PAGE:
Sure, it can be risky to not have a plan. Most writers would find it ludicrous to not outline where you're going with a given piece. I've rambled on for hours and hours, pages and pages, many times before. Sometimes the words go nowhere good. But other times, I'll get three or four really good ideas that I can run with, and weave them together into a complete piece. I'm one of those writers who just needs to be let loose and edit it all down later. Sometimes I'm overwhelmed with the sheer volume I produce and it can be very tricky to pare it down into anything tangible - even to myself.
Lately, my writing has just been feeling too predictable. I have a topic and I just comment on it, basically. That just has become rather stale. I'm not saying there's anything wrong with being strictly informational and coming to a sometimes fairly obvious conclusion. That sort of writing just isn't for me. There needs to be a fresh take on whatever I am doing. Having a strict topic doesn't always work for me, and for whatever reason I stopped dancing around the edges trying to make new connections. I've found when the words don't come the reason is usually as simply defined as "uninspired." Sure, what may follow many times is a hot mess of nonsense, but it's better than to not have just written it at all.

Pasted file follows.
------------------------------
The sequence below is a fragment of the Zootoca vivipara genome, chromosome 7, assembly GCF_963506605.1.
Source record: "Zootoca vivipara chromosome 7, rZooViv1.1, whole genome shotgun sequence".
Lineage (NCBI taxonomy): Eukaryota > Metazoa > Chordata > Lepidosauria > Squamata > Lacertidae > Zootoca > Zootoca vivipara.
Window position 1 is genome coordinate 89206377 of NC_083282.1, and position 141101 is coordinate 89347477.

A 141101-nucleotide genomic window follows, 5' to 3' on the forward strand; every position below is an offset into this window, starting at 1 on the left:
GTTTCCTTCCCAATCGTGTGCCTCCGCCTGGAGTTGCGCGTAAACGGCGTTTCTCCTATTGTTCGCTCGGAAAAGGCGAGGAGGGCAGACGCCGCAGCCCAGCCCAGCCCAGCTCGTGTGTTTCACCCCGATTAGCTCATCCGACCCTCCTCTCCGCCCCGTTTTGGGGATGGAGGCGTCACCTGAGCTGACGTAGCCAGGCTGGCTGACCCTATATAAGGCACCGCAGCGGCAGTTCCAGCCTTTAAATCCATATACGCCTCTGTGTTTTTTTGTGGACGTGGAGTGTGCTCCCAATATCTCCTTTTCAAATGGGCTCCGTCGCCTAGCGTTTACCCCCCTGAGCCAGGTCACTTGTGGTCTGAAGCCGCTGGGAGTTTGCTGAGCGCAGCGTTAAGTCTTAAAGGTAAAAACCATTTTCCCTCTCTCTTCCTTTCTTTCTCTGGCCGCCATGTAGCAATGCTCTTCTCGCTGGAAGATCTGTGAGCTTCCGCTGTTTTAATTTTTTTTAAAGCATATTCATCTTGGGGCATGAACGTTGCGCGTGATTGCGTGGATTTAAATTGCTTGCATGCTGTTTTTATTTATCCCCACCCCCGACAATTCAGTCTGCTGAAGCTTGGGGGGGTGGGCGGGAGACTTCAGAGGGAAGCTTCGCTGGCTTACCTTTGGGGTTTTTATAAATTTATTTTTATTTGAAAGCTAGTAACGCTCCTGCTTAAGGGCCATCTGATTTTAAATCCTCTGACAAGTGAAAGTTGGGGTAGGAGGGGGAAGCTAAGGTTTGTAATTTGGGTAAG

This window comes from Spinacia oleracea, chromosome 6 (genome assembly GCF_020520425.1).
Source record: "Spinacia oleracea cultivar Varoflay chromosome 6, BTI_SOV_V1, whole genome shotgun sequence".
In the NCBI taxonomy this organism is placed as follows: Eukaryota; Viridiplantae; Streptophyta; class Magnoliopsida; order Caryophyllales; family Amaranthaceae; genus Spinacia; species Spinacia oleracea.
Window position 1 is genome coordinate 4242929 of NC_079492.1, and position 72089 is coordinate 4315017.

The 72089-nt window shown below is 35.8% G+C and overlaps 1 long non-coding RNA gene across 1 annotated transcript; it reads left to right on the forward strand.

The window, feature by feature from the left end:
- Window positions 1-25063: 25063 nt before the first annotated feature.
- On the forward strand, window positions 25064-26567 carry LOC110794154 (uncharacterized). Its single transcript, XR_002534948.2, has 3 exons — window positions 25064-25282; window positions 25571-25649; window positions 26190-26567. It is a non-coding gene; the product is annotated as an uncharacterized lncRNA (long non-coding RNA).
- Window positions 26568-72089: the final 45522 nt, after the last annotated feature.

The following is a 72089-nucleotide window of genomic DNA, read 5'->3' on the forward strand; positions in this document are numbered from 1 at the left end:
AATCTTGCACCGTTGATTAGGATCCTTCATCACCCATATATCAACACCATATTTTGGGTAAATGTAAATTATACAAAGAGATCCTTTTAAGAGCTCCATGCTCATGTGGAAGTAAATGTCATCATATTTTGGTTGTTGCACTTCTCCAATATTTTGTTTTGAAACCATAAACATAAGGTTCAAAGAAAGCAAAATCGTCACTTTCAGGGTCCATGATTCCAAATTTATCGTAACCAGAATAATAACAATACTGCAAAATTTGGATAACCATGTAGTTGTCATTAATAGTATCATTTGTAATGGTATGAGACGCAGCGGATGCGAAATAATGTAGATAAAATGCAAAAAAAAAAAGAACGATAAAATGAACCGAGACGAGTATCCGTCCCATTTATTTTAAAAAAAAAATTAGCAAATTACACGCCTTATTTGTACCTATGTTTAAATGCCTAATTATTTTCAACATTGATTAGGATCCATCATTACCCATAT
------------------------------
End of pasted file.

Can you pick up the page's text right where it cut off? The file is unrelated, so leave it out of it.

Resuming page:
Do you ever feel like your writing has become too predictable? It's okay to shake things up. Perhaps a bit of misdirection here and there isn't a bad thing at all. Being straight and to the point obviously has its place, and I'm not saying I can't write like that anymore. My comfort zone when it comes to writing seems to be in making the reader uncomfortably unsure of where I'm going. But there's that delicate balance of losing your reader in confusion and making them think through why you're going in the direction that you are. One of the beauties of written communication is that ten people can read exactly the same words and come to ten completely different conclusions. It's also one of the shortfalls and one of the major limitations. No human communication is perfect. Nor do I think it ever should be.